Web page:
Use a leather conditioner, just be sure to not goop up the holes in the seats. Put conditioner on white rag, fold rag over and rub together to saturated the rag. Never put conditioner directly on the surface or spray on the seats.

This is also a much more Eco friendly method of cleaning and I can tell you for a fact, you see amazing results, without the harsh chemical smell in your car.

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I don't think I would use Dawn, its a very harsh soap.

An old detailers trick is Woolite:Water 1:6. If you read the manual on most luxyrt cars it reccomends a "Solution of 5% natural detergent for wool" Well...thats woolite. Works great.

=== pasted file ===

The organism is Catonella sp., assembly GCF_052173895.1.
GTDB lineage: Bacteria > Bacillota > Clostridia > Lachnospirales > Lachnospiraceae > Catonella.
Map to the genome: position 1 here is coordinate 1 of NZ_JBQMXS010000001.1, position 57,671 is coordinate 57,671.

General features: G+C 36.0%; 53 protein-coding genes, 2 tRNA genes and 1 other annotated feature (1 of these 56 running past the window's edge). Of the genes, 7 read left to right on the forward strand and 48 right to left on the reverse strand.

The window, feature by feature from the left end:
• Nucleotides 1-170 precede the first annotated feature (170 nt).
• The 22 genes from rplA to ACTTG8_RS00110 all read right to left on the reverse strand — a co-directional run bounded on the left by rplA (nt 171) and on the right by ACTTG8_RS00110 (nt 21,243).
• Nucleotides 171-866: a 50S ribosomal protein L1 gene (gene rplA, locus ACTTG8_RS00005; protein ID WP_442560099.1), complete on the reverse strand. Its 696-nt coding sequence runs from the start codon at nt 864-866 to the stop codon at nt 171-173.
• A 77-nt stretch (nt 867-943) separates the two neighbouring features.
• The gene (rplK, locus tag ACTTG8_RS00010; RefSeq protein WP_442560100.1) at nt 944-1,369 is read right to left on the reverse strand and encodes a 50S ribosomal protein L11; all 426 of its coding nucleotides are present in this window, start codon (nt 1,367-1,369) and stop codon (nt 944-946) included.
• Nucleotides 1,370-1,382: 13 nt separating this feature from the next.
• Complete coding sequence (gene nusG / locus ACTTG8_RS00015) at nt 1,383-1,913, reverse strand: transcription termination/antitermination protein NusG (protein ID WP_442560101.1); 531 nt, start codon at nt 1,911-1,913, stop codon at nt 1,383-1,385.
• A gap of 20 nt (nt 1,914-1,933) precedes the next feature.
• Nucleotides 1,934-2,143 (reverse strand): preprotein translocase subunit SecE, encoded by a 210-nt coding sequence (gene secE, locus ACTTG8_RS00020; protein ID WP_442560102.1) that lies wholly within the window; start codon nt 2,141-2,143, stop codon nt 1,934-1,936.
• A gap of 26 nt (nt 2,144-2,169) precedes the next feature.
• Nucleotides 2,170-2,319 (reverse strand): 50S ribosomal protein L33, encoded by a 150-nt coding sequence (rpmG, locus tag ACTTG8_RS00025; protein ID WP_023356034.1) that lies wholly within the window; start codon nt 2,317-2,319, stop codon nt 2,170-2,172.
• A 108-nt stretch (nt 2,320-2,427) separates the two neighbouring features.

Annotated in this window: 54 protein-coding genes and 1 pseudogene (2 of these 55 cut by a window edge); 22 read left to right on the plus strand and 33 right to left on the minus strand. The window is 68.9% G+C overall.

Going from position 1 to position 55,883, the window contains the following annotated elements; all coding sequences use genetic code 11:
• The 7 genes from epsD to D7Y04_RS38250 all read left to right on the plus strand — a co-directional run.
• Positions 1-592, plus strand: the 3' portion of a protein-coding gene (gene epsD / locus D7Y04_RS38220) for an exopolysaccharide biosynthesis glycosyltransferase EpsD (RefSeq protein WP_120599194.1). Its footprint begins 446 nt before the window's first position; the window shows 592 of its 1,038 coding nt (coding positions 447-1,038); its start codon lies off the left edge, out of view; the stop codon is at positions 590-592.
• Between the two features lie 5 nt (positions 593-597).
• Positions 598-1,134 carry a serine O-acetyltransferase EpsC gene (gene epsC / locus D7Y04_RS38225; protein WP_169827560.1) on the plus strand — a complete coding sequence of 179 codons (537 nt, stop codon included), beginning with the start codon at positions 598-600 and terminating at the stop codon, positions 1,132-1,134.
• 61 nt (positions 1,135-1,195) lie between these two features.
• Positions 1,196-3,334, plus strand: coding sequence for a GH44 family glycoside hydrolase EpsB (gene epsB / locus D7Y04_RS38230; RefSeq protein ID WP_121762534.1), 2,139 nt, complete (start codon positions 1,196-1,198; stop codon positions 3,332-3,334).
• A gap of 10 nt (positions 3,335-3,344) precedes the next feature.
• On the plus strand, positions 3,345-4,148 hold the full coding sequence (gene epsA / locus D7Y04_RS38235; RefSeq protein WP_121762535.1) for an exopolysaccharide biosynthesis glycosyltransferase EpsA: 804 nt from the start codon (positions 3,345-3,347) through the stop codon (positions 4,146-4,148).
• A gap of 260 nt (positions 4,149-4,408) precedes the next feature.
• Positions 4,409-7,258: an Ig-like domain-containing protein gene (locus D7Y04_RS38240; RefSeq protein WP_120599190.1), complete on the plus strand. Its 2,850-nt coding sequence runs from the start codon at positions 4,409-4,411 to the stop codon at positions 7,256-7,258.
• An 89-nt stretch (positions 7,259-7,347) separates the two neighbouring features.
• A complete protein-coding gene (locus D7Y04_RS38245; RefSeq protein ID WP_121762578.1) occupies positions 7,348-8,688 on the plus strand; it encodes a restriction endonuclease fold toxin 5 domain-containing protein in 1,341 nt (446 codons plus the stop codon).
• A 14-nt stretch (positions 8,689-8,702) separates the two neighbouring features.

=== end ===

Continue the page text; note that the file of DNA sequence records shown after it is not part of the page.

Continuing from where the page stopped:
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We've been using dawn for years in the home furnishings business, it is not harsh when deluted. 90% of dirt and grime in a car is oils from your hands, hair, petrolium based scuff marks from rubber shoes and such. The dawn is able to cut that grease effectively without being harsh on the leather. Leather in cars...even Lexus is usually a lesser grade of leather than what is used in your home. The car endures harsher temperatures and more elements than a leather sofa. The top coats applied to the leather are tougher and thicker, therefore you get more top coat than leather that is embossed with a leather grain. Lexus leather is a top grain, but heavily pigmented to protect it. Analine died means it is died all the way through the hide.

So, dawn deluted is not harsh and works very well. Woolite will take much more elbow grease, but is a very effective cleaner as well, it's not as good with getting the grease and oils off.